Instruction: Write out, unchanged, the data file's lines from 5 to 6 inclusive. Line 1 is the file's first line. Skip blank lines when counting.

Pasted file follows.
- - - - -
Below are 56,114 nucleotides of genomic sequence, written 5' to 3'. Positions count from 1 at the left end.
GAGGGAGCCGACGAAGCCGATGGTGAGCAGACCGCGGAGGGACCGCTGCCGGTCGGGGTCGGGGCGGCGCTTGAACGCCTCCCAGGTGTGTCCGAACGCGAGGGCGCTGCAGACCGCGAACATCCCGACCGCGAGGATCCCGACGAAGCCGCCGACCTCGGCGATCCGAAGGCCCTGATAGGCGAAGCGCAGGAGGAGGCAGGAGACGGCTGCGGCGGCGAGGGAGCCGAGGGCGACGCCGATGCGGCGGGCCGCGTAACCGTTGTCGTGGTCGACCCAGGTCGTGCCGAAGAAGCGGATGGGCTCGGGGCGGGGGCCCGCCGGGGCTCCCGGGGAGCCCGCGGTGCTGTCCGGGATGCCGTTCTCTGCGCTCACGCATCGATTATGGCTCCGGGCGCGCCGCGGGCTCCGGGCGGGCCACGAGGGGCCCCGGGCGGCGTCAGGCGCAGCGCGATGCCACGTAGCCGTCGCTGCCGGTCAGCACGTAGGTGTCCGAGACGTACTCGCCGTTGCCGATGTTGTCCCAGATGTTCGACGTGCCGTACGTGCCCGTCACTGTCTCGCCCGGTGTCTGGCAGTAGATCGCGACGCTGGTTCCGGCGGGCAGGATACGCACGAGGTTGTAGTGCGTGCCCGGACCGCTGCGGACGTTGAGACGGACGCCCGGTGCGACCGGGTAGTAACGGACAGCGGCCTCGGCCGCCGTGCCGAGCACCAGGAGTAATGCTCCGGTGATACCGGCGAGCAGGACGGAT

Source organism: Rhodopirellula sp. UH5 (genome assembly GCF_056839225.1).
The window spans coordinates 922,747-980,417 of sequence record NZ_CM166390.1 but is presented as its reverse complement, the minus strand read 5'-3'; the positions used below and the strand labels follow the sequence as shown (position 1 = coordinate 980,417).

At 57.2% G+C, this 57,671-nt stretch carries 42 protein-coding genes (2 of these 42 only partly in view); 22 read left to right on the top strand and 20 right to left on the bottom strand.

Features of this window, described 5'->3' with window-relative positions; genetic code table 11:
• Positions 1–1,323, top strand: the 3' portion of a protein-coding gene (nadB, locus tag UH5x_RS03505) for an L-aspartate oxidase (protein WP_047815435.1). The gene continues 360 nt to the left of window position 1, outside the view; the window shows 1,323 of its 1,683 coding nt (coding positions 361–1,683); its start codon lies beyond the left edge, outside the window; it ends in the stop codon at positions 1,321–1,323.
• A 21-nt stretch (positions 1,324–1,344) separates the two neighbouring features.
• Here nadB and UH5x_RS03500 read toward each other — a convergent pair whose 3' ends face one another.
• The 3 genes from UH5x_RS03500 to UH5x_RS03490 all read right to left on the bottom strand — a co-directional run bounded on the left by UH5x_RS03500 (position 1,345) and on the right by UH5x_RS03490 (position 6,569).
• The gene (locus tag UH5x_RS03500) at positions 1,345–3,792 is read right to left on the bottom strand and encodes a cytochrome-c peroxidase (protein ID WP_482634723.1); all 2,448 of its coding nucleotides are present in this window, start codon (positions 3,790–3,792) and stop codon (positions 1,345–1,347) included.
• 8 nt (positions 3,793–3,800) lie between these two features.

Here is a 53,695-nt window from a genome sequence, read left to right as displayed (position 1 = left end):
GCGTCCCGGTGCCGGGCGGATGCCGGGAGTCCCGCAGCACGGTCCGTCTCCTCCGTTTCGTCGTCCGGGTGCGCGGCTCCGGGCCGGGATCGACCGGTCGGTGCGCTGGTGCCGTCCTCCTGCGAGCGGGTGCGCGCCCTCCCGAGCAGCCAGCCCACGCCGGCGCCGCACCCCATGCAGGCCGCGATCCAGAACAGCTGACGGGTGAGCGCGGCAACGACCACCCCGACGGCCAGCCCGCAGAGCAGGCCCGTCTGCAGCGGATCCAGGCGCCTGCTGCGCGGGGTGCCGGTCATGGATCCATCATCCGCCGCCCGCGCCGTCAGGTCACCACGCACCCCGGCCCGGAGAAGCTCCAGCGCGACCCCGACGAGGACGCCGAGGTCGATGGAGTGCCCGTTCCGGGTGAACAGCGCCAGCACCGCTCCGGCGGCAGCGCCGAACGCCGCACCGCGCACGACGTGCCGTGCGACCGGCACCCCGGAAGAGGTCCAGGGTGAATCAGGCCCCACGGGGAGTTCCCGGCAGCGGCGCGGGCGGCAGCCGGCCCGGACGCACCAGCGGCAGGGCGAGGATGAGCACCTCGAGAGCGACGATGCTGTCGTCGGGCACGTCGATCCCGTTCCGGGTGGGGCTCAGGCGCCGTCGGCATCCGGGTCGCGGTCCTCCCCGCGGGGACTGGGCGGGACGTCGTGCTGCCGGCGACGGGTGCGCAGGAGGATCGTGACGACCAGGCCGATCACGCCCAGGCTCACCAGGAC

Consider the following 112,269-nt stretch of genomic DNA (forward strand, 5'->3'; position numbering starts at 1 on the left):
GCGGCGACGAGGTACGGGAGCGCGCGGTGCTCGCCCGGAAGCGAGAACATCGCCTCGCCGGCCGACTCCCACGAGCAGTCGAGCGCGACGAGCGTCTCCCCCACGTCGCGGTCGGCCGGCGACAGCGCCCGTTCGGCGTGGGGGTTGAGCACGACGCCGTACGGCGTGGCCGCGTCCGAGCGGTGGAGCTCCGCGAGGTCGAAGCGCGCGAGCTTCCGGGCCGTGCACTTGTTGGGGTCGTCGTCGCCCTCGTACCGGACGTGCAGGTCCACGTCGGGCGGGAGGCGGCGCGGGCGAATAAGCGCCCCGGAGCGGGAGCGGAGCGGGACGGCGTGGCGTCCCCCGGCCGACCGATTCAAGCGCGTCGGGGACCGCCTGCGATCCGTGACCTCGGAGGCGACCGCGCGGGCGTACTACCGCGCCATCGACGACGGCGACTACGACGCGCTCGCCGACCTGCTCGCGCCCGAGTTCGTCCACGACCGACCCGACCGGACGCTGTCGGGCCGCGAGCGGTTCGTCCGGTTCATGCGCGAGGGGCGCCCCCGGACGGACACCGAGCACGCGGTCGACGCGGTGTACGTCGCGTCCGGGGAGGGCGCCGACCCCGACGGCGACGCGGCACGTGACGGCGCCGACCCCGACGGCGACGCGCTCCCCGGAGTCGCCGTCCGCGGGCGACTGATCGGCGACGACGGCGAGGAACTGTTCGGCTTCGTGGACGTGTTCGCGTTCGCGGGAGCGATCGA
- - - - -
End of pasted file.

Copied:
At 57.2% G+C, this 57,671-nt stretch carries 42 protein-coding genes (2 of these 42 only partly in view); 22 read left to right on the top strand and 20 right to left on the bottom strand.

Features of this window, described 5'->3' with window-relative positions; genetic code table 11: